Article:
Tips to get 250,000 people to read your blog post in 1 week (and how I did it)
When I started blogging in 2009, I took a good look around at other blogs, calmly chewed a cookie in my dorm room, and then vomited. There were only about 12 big personal-world blogs back then, and yet even in 2009, I noticed the trend of new bloggers complaining about why they couldn’t get covered by the Big Blogs.
Today, I’m going to share a strategy I’ve used to get regularly featured in The Wall Street Journal and extremely high-traffic blogs like Lifehacker.
You can skip right to the detailed writeup (includes examples & screenshots), but I hope the story below is useful.
This advice can be useful for getting thousands of new readers to your blog, customers to your new startup, or to get your dream freelance job. And you can start using it tomorrow morning.
So, back to the question: Why do some bloggers get the lion’s share of attention, while others toil endlessly to write posts that virtually nobody will ever read?
On a recent forum where both new and experienced bloggers share tips for getting traffic, SEO, etc, most of the discussions were debating minutiae about meaningless changes they could make to their blog to get more readers. “What SEO plugin should I use?” one asked. “Does anyone think I should change my blog’s name???” another wondered. After 20 minutes of reading, I had to close the window because I was getting so frustrated.
Look, here’s a simple chart of what matters for getting traffic for your site.
The Guest Post Strategy
Besides writing really good content, the easiest way to get traffic to your blog is to write something interesting for another blogger who has more traffic than you.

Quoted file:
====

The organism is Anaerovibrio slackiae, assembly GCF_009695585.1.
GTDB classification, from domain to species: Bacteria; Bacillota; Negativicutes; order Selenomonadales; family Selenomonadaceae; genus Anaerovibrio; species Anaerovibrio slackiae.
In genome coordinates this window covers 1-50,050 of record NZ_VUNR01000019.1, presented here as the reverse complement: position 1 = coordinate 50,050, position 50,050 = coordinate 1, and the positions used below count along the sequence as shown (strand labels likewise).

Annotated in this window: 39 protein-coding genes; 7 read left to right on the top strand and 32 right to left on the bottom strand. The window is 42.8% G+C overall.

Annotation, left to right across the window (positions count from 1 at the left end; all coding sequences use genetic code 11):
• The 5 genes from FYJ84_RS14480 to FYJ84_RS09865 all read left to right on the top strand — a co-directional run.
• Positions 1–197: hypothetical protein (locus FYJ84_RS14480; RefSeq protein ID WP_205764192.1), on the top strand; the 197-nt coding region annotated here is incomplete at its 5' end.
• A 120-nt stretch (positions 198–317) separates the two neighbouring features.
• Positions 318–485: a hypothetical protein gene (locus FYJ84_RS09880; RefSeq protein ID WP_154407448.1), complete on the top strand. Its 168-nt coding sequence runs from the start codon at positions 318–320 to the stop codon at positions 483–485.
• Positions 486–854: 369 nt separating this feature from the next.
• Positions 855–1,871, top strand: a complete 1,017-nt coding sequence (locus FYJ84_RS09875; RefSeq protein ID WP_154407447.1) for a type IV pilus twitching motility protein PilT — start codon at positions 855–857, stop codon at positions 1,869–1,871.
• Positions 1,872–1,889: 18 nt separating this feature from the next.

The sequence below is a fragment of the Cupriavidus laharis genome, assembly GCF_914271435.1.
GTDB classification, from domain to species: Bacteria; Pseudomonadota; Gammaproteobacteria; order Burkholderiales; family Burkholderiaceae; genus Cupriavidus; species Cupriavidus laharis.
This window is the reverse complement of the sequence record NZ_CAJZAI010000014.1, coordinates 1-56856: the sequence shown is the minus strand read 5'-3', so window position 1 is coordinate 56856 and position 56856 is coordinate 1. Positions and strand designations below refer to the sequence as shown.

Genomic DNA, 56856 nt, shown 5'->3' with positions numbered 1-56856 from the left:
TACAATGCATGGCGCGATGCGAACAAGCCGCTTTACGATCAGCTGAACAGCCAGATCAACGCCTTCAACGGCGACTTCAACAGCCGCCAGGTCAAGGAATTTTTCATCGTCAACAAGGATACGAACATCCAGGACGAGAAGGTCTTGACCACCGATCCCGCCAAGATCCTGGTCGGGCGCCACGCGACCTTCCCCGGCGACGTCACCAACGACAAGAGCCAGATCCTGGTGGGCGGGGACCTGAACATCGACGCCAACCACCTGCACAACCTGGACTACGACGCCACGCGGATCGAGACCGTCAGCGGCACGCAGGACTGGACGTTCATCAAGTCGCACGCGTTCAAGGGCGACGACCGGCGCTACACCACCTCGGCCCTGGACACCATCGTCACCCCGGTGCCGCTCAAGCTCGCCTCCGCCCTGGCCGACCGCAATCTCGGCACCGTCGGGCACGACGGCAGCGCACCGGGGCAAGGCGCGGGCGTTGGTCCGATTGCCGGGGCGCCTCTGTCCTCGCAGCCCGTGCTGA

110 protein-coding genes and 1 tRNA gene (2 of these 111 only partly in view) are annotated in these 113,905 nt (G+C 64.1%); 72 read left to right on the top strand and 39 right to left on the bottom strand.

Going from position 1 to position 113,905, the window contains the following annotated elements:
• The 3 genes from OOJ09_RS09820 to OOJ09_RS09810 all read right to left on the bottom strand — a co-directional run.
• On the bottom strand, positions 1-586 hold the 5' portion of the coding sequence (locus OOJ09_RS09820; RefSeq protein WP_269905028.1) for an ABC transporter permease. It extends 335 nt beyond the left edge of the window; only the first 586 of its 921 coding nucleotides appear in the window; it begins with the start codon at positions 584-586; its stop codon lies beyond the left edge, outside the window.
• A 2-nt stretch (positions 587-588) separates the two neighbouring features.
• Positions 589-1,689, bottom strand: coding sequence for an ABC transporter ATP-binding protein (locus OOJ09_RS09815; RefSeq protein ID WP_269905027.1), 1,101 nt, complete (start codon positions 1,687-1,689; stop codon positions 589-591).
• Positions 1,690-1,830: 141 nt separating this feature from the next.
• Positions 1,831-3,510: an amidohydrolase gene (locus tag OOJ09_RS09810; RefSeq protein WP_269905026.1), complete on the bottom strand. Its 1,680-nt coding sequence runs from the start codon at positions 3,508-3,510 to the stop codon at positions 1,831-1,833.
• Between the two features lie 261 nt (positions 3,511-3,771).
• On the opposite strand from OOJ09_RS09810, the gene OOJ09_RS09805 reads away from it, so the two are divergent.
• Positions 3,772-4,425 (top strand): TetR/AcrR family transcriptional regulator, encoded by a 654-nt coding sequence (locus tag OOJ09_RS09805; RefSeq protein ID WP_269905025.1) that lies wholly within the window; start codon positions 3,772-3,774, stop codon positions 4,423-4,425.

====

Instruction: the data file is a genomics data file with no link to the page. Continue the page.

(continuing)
It’s funny — when you point this out to many new bloggers by saying, “Hey, why don’t you write up something really good and send it to a bigger blogger as a guest post?” — many of them quickly make up a bunch of excuses. “Well, uh…I am really busy this weekend” or “I’m in the middle of this really interesting post on how HSBC interest rates changed!” Yes, okay.
But it’s not just as simple as deciding to write a guest post. When it comes to high-traffic bloggers, there are very specific ways to approach them so they’ll accept your pitch.
Before we get to the tactics…
Who could apply this strategy? 3 examples
Like I said, this works for bloggers and many other areas of business:
You’re a new blogger who wants more traffic: If you’re a blogger and you’re looking to grow traffic, put yourself in the mind of bloggers with large readerships: They’re busy, they have huge egos, and they need to constantly post new, interesting stuff to satisfy their readers’ voracious appetites for content. Could you write one piece of excellent content for them?
As an example, here were the results of Nora Dunn’s travel post earlier this week, which drove nearly 100,000 pageviews in 72 hours. I’ve already invited her to have a regular guest spot on I Will Teach You To Be Rich.
You want to break into the fashion industry: Or let’s say you read fashion magazines and really want to break into the industry. The magazine needs fresh perspectives, especially things that haven’t been done (think Money Diaries for a magazine, for example). How could you help them?
You just started a new company and need customers: How about if you’re starting a business on Christmas ornaments, and you aren’t sure how to get traffic to your website. The first thing I would do is record some interesting videos for other Christmas sites and give them away for free.
How to get hundreds of thousands of new visitors using the Guest Post strategy
I’ve written up a detailed post with the tactics for writing successful guest posts for high-traffic bloggers. This post and the writeup took me over 9 hours to write, which gives you a sense of how much time these take. But when you do it, you can get hundreds of thousands of new readers and many thousands of new customers for your business.
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* Kristin Stromberg, Total savings: $2,500
* Stacy Miller, Total savings: $660.60 by making only two changes
* Matthew Earle: “It’s like having a smart, articulate, and inexpensive financial advisor that calls you all the time to check in.”